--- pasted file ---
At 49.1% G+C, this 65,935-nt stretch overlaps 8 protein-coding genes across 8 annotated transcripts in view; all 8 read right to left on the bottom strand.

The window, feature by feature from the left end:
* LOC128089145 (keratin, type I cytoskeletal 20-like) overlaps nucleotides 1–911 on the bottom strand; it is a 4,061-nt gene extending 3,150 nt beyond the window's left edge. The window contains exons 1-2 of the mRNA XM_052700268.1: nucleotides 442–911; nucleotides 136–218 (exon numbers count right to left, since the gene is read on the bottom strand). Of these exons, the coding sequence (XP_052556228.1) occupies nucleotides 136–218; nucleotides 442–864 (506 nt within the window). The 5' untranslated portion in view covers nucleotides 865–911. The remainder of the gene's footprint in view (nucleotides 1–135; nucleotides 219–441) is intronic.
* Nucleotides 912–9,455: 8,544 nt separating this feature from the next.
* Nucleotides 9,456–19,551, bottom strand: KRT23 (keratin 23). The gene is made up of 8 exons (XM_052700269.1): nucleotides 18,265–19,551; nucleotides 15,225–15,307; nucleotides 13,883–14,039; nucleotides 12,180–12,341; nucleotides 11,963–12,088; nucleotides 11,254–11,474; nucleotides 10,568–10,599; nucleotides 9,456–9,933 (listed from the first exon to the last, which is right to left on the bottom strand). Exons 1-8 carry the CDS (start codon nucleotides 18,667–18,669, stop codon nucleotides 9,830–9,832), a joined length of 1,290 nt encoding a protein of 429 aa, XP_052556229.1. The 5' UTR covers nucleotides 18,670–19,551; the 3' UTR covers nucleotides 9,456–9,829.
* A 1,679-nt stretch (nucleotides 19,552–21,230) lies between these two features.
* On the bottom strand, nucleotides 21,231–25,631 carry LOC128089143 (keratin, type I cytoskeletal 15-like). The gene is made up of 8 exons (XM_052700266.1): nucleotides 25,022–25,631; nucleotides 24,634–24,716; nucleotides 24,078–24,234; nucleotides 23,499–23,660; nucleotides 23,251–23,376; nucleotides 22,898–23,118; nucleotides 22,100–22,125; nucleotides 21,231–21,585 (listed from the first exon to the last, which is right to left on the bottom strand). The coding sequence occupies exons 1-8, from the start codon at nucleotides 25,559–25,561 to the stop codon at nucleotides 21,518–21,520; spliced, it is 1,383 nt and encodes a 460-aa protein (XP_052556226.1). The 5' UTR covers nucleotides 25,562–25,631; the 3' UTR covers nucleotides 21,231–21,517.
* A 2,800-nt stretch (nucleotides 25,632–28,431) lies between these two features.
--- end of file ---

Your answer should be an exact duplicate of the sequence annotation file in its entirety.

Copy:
At 49.1% G+C, this 65,935-nt stretch overlaps 8 protein-coding genes across 8 annotated transcripts in view; all 8 read right to left on the bottom strand.

The window, feature by feature from the left end:
* LOC128089145 (keratin, type I cytoskeletal 20-like) overlaps nucleotides 1–911 on the bottom strand; it is a 4,061-nt gene extending 3,150 nt beyond the window's left edge. The window contains exons 1-2 of the mRNA XM_052700268.1: nucleotides 442–911; nucleotides 136–218 (exon numbers count right to left, since the gene is read on the bottom strand). Of these exons, the coding sequence (XP_052556228.1) occupies nucleotides 136–218; nucleotides 442–864 (506 nt within the window). The 5' untranslated portion in view covers nucleotides 865–911. The remainder of the gene's footprint in view (nucleotides 1–135; nucleotides 219–441) is intronic.
* Nucleotides 912–9,455: 8,544 nt separating this feature from the next.
* Nucleotides 9,456–19,551, bottom strand: KRT23 (keratin 23). The gene is made up of 8 exons (XM_052700269.1): nucleotides 18,265–19,551; nucleotides 15,225–15,307; nucleotides 13,883–14,039; nucleotides 12,180–12,341; nucleotides 11,963–12,088; nucleotides 11,254–11,474; nucleotides 10,568–10,599; nucleotides 9,456–9,933 (listed from the first exon to the last, which is right to left on the bottom strand). Exons 1-8 carry the CDS (start codon nucleotides 18,667–18,669, stop codon nucleotides 9,830–9,832), a joined length of 1,290 nt encoding a protein of 429 aa, XP_052556229.1. The 5' UTR covers nucleotides 18,670–19,551; the 3' UTR covers nucleotides 9,456–9,829.
* A 1,679-nt stretch (nucleotides 19,552–21,230) lies between these two features.
* On the bottom strand, nucleotides 21,231–25,631 carry LOC128089143 (keratin, type I cytoskeletal 15-like). The gene is made up of 8 exons (XM_052700266.1): nucleotides 25,022–25,631; nucleotides 24,634–24,716; nucleotides 24,078–24,234; nucleotides 23,499–23,660; nucleotides 23,251–23,376; nucleotides 22,898–23,118; nucleotides 22,100–22,125; nucleotides 21,231–21,585 (listed from the first exon to the last, which is right to left on the bottom strand). The coding sequence occupies exons 1-8, from the start codon at nucleotides 25,559–25,561 to the stop codon at nucleotides 21,518–21,520; spliced, it is 1,383 nt and encodes a 460-aa protein (XP_052556226.1). The 5' UTR covers nucleotides 25,562–25,631; the 3' UTR covers nucleotides 21,231–21,517.
* A 2,800-nt stretch (nucleotides 25,632–28,431) lies between these two features.